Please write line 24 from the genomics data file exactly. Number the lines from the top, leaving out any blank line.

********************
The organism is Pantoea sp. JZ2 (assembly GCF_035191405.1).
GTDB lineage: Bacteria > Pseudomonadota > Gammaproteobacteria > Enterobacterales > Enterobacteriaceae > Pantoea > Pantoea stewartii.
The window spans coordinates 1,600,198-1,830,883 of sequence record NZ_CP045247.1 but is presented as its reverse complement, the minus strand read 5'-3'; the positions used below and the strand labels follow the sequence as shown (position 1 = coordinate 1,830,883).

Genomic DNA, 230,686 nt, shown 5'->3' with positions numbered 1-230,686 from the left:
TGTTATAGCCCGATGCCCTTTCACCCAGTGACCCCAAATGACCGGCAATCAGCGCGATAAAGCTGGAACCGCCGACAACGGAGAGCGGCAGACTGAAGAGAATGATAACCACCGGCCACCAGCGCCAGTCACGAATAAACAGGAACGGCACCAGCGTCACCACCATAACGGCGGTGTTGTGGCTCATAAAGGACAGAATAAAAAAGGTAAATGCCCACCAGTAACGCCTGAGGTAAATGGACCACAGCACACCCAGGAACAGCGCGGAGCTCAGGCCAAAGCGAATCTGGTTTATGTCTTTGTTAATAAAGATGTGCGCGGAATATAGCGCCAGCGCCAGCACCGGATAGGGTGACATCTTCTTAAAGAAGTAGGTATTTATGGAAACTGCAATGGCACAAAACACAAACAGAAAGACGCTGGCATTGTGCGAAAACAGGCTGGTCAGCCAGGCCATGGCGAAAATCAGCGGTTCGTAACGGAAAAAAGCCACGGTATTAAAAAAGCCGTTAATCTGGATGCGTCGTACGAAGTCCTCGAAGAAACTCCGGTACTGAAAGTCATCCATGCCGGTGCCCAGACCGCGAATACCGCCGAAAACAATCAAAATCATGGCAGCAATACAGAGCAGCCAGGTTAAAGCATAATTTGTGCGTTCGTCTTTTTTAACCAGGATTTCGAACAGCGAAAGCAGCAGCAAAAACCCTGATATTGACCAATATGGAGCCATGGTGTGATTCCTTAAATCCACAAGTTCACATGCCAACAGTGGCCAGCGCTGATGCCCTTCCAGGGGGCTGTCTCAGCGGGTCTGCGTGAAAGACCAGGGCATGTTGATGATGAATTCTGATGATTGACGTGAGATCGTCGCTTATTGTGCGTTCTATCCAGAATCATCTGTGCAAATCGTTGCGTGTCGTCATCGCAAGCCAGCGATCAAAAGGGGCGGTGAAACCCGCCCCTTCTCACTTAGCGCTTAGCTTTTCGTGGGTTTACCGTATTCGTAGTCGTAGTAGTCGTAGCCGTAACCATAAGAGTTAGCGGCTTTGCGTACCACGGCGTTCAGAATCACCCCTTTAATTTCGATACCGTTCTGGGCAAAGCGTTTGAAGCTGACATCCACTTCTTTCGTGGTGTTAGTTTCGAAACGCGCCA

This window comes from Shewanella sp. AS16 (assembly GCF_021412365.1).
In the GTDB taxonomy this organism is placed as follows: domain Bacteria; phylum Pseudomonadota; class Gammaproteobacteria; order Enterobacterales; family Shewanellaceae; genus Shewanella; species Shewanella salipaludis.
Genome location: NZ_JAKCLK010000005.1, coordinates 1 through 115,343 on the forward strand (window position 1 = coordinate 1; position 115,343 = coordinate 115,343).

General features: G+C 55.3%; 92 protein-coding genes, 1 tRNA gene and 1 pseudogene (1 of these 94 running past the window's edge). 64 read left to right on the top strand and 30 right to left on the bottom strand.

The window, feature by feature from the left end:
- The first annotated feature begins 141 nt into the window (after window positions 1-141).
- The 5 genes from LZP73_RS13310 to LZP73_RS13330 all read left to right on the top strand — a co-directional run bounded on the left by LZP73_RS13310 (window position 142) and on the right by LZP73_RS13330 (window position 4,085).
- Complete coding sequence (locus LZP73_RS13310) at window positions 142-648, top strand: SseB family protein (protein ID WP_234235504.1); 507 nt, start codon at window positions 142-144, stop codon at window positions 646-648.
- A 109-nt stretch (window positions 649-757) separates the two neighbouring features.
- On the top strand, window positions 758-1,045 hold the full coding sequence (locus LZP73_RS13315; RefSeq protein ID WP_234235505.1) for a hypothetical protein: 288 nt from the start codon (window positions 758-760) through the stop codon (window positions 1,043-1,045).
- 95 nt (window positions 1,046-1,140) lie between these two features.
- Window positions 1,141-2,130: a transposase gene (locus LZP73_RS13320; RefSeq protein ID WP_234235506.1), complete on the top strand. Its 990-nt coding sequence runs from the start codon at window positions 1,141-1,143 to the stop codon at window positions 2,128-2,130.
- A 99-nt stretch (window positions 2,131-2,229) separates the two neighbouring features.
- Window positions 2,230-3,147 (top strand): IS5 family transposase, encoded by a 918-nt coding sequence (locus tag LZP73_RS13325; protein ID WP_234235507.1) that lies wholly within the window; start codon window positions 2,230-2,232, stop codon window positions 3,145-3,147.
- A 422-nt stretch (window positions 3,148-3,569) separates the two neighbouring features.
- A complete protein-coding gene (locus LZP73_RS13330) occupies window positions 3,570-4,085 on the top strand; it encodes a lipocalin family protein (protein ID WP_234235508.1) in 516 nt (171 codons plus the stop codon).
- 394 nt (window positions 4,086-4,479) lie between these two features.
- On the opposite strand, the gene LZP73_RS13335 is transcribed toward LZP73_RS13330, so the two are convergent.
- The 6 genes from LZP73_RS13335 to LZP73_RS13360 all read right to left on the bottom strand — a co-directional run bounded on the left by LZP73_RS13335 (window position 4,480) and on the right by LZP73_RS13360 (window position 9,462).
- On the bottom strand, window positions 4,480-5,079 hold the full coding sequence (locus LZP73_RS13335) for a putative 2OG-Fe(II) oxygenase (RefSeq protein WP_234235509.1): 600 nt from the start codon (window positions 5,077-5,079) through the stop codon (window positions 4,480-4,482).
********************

- The 6 genes from LZP73_RS13335 to LZP73_RS13360 all read right to left on the bottom strand — a co-directional run bounded on the left by LZP73_RS13335 (window position 4,480) and on the right by LZP73_RS13360 (window position 9,462).